Amazon Prime Day Broke Records: Here’s Why It Keeps Growing

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Amazon (NASDAQ:AMZN) just completed another successful Prime Day event (it actually lasts two days now), with more than 250 million items sold to Prime members worldwide on June 21-22. “Members shopped more and saved than any other Prime Day,” the company said in a statement. 

This year’s event came a bit early (it’s usually in July) and it will help the bottom line for the second quarter.

Prime Day rivals the biggest shopping days of the year, including Cyber Monday. It’s so big that shoppers expect other retail companies to offer deals on Prime Day too. While the event helps lift sales across the e-commerce landscape, Amazon knows exactly what it’s doing to grow its business and use Prime Day to expand its competitive moat.

Amazon Prime logo.

Image source: Amazon.

Prime Day gets more customers locked in

Amazon first introduced Prime Day in 2015. That year, Prime memberships grew 51%, reaching “tens of millions of members worldwide,” as CEO Jeff Bezos stated in his 2015 shareholder letter. 

Since then, Prime memberships have grown rapidly, from an estimated 54 million in 2015 to more than 200 million. Every year, some of the best-selling items on Prime Day are Amazon devices, specifically Fire TV sticks and Alexa voice-assistant products. Amazon lures in new Prime members with compelling deals, and many Prime members buy an Amazon device that keeps them locked into the Amazon flywheel.

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Customers have connected more than 100 million smart-home devices to Amazon’s Alexa, which puts the wide selection of Amazon’s inventory just a spoken word away — a massive competitive advantage.

However, there’s much more to this event than growing Prime memberships and driving a temporary bump in sales.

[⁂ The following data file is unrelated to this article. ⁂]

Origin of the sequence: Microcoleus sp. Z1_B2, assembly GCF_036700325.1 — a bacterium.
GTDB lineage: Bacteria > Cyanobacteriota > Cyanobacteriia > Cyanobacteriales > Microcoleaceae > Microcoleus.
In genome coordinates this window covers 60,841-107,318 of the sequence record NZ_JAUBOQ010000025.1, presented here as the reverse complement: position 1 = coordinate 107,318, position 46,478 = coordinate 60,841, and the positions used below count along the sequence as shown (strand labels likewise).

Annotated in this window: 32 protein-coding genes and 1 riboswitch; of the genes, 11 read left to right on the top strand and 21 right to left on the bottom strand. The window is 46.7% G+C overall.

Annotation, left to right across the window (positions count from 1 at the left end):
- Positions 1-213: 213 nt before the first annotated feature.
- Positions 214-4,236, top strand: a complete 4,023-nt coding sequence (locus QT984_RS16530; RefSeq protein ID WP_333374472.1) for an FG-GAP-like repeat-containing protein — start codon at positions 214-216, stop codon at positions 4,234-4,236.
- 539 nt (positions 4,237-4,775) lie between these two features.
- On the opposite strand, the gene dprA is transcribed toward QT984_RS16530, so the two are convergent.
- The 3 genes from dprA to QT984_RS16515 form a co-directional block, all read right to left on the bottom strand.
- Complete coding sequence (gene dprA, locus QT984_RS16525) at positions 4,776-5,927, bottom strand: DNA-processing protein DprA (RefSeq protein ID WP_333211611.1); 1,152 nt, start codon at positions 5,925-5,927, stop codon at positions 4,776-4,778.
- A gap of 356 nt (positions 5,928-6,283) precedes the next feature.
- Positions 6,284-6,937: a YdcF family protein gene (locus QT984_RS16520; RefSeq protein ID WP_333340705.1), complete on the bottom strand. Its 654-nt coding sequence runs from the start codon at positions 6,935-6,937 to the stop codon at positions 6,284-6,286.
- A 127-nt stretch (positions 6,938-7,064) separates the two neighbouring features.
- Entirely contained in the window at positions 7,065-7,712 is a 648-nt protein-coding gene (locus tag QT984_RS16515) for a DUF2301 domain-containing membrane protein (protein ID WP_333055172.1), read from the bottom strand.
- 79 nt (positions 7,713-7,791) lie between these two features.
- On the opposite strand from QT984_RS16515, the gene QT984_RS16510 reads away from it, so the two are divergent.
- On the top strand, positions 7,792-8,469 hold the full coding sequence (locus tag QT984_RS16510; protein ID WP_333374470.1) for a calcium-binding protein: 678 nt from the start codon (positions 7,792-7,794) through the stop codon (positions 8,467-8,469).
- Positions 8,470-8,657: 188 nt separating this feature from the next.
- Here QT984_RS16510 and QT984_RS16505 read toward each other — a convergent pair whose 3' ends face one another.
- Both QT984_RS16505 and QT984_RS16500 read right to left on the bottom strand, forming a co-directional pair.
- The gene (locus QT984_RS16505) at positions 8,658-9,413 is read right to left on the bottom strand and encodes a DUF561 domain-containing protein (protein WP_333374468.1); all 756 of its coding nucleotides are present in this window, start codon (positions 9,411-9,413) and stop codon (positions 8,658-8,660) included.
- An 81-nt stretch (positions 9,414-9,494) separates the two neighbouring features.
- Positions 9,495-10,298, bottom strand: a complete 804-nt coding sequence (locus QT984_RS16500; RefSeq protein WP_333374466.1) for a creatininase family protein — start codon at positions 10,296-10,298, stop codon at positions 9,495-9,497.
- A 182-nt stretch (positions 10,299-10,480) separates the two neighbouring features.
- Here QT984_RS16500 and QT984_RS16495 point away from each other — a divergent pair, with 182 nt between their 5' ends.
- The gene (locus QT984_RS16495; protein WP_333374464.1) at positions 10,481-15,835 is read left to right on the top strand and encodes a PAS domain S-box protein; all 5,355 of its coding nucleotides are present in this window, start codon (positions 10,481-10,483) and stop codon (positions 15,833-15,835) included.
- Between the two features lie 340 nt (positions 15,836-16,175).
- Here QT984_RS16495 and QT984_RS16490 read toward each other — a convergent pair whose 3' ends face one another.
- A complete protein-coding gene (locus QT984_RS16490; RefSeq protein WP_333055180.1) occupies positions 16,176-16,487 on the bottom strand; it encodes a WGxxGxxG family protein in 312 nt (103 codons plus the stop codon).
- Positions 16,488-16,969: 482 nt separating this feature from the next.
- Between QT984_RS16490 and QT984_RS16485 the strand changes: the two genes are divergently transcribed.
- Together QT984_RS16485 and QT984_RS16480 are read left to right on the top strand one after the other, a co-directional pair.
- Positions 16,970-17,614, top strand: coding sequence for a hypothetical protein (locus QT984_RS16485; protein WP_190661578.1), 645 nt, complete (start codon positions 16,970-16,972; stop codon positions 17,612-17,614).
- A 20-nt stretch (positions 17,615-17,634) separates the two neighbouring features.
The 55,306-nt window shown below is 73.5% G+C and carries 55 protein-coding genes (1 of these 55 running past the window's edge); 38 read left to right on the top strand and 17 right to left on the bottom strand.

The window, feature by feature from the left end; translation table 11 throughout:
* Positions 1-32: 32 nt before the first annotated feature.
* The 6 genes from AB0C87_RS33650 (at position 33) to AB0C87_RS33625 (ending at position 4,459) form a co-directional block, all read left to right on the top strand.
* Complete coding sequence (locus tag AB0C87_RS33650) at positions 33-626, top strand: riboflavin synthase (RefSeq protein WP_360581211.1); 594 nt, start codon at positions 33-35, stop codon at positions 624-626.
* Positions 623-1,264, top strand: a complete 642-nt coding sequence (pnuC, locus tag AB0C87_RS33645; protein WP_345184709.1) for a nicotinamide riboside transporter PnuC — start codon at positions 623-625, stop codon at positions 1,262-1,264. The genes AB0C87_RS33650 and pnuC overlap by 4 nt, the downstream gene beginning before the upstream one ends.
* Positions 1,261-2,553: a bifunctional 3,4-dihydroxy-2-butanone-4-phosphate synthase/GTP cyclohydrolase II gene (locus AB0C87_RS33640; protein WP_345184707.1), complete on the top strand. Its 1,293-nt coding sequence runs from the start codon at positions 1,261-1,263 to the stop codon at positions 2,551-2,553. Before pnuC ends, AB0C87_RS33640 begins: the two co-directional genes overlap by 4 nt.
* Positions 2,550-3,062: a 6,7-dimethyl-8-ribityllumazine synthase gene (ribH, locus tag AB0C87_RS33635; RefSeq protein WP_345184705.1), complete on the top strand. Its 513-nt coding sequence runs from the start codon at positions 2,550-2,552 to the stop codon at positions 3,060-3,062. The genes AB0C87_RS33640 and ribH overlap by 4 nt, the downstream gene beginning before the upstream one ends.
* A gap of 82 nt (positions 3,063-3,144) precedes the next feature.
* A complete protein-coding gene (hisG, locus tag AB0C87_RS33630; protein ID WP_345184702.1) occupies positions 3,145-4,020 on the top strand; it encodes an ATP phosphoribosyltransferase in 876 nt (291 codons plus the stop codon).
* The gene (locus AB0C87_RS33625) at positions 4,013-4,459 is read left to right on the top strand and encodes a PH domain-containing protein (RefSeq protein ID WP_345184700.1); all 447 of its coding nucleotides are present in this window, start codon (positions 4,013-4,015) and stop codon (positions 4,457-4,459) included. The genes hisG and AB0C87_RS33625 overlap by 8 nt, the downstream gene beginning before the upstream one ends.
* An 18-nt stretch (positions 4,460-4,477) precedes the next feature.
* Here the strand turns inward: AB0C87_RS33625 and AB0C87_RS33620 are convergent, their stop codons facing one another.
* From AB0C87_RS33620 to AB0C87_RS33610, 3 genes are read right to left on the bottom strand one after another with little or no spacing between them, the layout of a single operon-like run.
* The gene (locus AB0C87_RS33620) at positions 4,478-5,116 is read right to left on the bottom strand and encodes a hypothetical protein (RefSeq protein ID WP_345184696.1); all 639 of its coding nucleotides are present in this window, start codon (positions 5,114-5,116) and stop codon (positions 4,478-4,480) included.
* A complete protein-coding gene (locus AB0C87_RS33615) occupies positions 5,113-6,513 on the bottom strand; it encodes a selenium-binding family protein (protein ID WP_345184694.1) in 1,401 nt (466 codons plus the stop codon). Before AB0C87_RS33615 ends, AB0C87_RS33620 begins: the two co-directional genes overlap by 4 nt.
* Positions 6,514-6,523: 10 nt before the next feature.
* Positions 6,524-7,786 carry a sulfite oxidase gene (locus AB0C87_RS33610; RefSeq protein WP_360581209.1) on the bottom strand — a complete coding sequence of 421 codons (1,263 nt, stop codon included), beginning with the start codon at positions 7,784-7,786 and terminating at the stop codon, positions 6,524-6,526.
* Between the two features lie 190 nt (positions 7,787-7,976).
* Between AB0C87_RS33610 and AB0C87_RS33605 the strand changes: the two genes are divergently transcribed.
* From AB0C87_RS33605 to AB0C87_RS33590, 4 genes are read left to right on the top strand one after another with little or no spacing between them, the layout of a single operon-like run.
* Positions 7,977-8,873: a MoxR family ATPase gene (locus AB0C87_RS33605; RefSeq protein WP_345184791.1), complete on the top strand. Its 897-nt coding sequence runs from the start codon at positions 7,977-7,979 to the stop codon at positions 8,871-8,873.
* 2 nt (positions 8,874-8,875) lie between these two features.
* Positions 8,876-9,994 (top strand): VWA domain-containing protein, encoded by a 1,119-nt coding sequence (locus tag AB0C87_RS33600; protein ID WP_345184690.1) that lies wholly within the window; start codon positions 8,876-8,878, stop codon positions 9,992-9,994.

Prime Day boosts Amazon’s profits

What Prime Day is really about is driving more sales volume with third-party sellers. These sellers drove 55% of Amazon’s unit sales in the first quarter, up from 52% in Q1 2020. This has a big impact on Amazon’s profitability, since the fees Amazon charges on third-party transactions carry a higher profit margin than items sold directly by Amazon. 

As part of this year’s event, Amazon ran a promotion in which customers who spent at least $10 on select small-business products between June 7 and June 20 received $10 in credit to spend on Prime Day. This led to sales more than doubling with small-business sellers compared to Prime Day 2020 (which was delayed until October because of the pandemic). Sellers are happy to get the extra business and exposure for their brand, and it’s good for Amazon’s bottom line.

In 2020, higher unit sales, including sales from third-party sellers, and advertising contributed to a 75% increase in retail operating profit, excluding Amazon Web Services. 

Data source: Amazon 10-K filing.

There’s nothing that attracts more shoppers than the allure of great deals. Customers sign up for Prime to get access to exclusive deals, which attracts more third-party sellers to Amazon, expanding the inventory selection. A growing selection casts a wider net that brings in more customers and begins to create a virtuous cycle. That’s more profit for Amazon to build more fulfillment centers and a bigger Prime delivery fleet, and offer more free benefits to its new Prime members, which just adds momentum to the cycle.

This is why Amazon Prime Day continues to get bigger every year, and why Amazon should continue to win for investors in the booming e-commerce market.

 

This article represents the opinion of the writer, who may disagree with the “official” recommendation position of a Motley Fool premium advisory service. We’re motley! Questioning an investing thesis — even one of our own — helps us all think critically about investing and make decisions that help us become smarter, happier, and richer.



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